It was an early morning for Forsyth County’s commissioners.
The five elected officials touched on topics from the battle over Lanier Golf Course to an animal shelter and proposed jail expansion during a Republican Women of Forsyth County breakfast.
“I liked what I heard,” said Barbara Nalley, who attended the meeting with friends. “I’ve lived here my whole life and I agree it’s the best board [of commissioners] I’ve seen.”
Those who attended Saturday’s event appeared to agree with talk of a proposed 1-cent sales tax to fund a $100 million jail expansion and new courthouse downtown.
The remainder of the county’s $215 million share of the tax would go toward various transportation improvements, an animal shelter and other projects.
The city of Cumming, with which the county would share tax revenue, has a wish list of projects totaling about $33.6 million.
Commissioner Brian Tam said a referendum on the tax extension likely will be held in November, calling the need for a jail too important to delay.
The existing facility is small, old and crowded. With the county having to pay a premium to house prisoners in other facilities, Tam said something must be done.
“We spend about $2 million a year just farming them out,” he said. “It’s a very inefficient way and it’s a tremendous waste of taxpayer dollars.”
Tam also reassured those concerned the new jail would house inmates from other counties.
“We’re not getting into the jail-renting business,” he said.
Commissioner Patrick Bell said despite audience and constituent suggestions on location for a new jail, “I think the best location is where it’s at.”
“They’re not going to be industrial or institutional-style buildings,” Bell said. “We’re not building anything fancy, but they’re certainly not going to be anything that detracts from what a lot of people see as a quality downtown.”
One audience member asked if the November ballot would also contain a separate referendum on allowing stores in the county to sell alcohol on Sundays, sparking much conversation.
The commissioners appeared in favor of putting the issue before voters, but reluctant to do so in the fall.
Tam said it’s not off the table, just a matter maybe for the November 2012 election.
“We have more opportunities next year because it’s an election year,” he said.
But Commissioner Todd Levent said he didn’t want to lose out on possible revenue.
“If [people are] going to go outside the county and buy it, I’d rather keep the tax dollars here,” he said.
Levent took the lead on the issue of the county building and operating an animal shelter. It currently contracts for the service.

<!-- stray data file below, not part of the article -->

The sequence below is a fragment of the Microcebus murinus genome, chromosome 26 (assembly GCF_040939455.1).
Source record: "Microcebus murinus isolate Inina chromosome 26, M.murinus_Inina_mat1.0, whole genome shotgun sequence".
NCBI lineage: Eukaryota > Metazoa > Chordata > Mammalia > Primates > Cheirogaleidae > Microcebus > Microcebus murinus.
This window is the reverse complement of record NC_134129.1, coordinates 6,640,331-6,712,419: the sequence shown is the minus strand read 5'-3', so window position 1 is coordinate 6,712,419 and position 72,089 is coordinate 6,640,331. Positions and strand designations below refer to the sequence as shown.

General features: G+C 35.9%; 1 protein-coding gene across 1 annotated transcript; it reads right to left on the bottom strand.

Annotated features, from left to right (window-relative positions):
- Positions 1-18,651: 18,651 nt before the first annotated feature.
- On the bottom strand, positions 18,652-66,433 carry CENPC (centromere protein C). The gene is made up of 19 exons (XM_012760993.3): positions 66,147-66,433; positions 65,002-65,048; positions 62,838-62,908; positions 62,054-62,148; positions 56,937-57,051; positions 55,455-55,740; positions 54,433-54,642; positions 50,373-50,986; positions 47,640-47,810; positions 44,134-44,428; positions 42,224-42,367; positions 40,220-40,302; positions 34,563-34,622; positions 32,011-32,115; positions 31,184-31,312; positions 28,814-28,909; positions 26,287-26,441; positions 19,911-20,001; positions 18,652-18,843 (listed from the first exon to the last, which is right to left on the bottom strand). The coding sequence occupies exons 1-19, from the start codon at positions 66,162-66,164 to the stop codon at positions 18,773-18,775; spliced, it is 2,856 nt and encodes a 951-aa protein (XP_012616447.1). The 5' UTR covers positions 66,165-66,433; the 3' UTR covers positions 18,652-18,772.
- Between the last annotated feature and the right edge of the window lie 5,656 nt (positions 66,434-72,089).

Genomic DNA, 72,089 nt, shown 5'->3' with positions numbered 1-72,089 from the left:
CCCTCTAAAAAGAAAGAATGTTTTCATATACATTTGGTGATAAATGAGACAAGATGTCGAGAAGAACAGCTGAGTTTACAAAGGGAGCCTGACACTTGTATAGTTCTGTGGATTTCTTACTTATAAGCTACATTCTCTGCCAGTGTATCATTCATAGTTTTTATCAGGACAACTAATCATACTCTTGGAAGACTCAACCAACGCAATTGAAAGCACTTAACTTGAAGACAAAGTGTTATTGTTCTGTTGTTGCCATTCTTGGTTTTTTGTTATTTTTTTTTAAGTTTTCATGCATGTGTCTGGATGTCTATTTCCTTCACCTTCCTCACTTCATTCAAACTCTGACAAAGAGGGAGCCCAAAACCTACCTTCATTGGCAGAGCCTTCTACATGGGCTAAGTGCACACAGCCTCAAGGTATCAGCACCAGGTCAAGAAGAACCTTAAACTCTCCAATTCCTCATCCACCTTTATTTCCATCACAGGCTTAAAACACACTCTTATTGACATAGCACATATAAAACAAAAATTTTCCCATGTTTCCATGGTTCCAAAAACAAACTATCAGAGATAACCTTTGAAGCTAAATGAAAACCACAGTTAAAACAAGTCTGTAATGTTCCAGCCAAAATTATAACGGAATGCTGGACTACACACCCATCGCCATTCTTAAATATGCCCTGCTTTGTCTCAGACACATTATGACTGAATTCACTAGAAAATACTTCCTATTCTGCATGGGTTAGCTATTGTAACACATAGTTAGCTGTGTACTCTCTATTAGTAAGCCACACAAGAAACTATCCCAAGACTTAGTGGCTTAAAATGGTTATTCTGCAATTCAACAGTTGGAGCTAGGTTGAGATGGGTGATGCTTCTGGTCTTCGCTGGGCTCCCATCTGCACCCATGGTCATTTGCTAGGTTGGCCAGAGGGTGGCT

He fielded questions on why the projected cost had risen from $2 million to $2.9 million, saying the county needed to do things right the first time.
“What I have gathered … is there were multiple bids done at the time, done without any specifications, which is not typically done,” Levent said. “I visited different counties and how they did things and learn their mistakes.
“That money also includes all the cages and everything in there. The desks, everything you need to run the whole operation … it’s not just the shelter. It’s also got money in there for the animal control vehicles.”
Commissioner Jim Boff addressed the future of the Lanier Golf Course, thanking Tam for his help in working to resolve litigation that began in 2007.
The county is in the process of determining a court-ordered rezoning of the 172-acre site off Buford Dam Road. The new deadline, extended last week, is July 7.
The commission likely will vote to zone a 60- to 65-acre portion of the property to allow for a continuing care community.
In exchange, Boff said, the course owners are “willing to give up about 110 or  acres that will be used either as a golf course, if somebody can operate it as such, or it will be green space which the county will maintain.”
The deal is contingent upon the 128 neighboring homeowners signing an agreement to drop or not file suits against the developer, Tam said.
“We’re going to settle this four-year-old lawsuit soon,” said Commissioner Pete Amos.
Before the breakfast ended, Tam, the longest serving commissioner, said he’s pleased with the county’s outlook.
“We have a number of opportunities ahead of us and they take a unified front between [all governments],” Tam said. “I want to continue to strive toward stability in our government.”